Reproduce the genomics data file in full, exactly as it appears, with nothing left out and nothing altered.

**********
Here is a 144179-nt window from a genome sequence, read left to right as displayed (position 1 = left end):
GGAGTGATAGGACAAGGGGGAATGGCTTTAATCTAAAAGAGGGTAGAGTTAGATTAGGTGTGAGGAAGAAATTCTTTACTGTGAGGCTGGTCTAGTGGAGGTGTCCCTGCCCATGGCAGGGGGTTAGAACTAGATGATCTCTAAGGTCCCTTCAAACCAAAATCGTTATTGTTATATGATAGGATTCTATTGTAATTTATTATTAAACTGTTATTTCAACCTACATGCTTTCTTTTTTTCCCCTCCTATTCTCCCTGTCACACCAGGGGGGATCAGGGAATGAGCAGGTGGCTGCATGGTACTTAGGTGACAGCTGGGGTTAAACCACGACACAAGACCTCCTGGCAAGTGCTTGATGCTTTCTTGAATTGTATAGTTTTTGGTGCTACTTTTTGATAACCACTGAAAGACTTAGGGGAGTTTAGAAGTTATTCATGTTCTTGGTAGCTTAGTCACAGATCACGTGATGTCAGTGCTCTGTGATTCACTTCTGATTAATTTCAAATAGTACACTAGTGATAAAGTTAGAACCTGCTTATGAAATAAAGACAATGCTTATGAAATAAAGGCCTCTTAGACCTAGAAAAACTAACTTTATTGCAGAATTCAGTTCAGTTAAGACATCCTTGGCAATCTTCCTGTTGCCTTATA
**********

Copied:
Here is a 144179-nt window from a genome sequence, read left to right as displayed (position 1 = left end):
GGAGTGATAGGACAAGGGGGAATGGCTTTAATCTAAAAGAGGGTAGAGTTAGATTAGGTGTGAGGAAGAAATTCTTTACTGTGAGGCTGGTCTAGTGGAGGTGTCCCTGCCCATGGCAGGGGGTTAGAACTAGATGATCTCTAAGGTCCCTTCAAACCAAAATCGTTATTGTTATATGATAGGATTCTATTGTAATTTATTATTAAACTGTTATTTCAACCTACATGCTTTCTTTTTTTCCCCTCCTATTCTCCCTGTCACACCAGGGGGGATCAGGGAATGAGCAGGTGGCTGCATGGTACTTAGGTGACAGCTGGGGTTAAACCACGACACAAGACCTCCTGGCAAGTGCTTGATGCTTTCTTGAATTGTATAGTTTTTGGTGCTACTTTTTGATAACCACTGAAAGACTTAGGGGAGTTTAGAAGTTATTCATGTTCTTGGTAGCTTAGTCACAGATCACGTGATGTCAGTGCTCTGTGATTCACTTCTGATTAATTTCAAATAGTACACTAGTGATAAAGTTAGAACCTGCTTATGAAATAAAGACAATGCTTATGAAATAAAGGCCTCTTAGACCTAGAAAAACTAACTTTATTGCAGAATTCAGTTCAGTTAAGACATCCTTGGCAATCTTCCTGTTGCCTTATA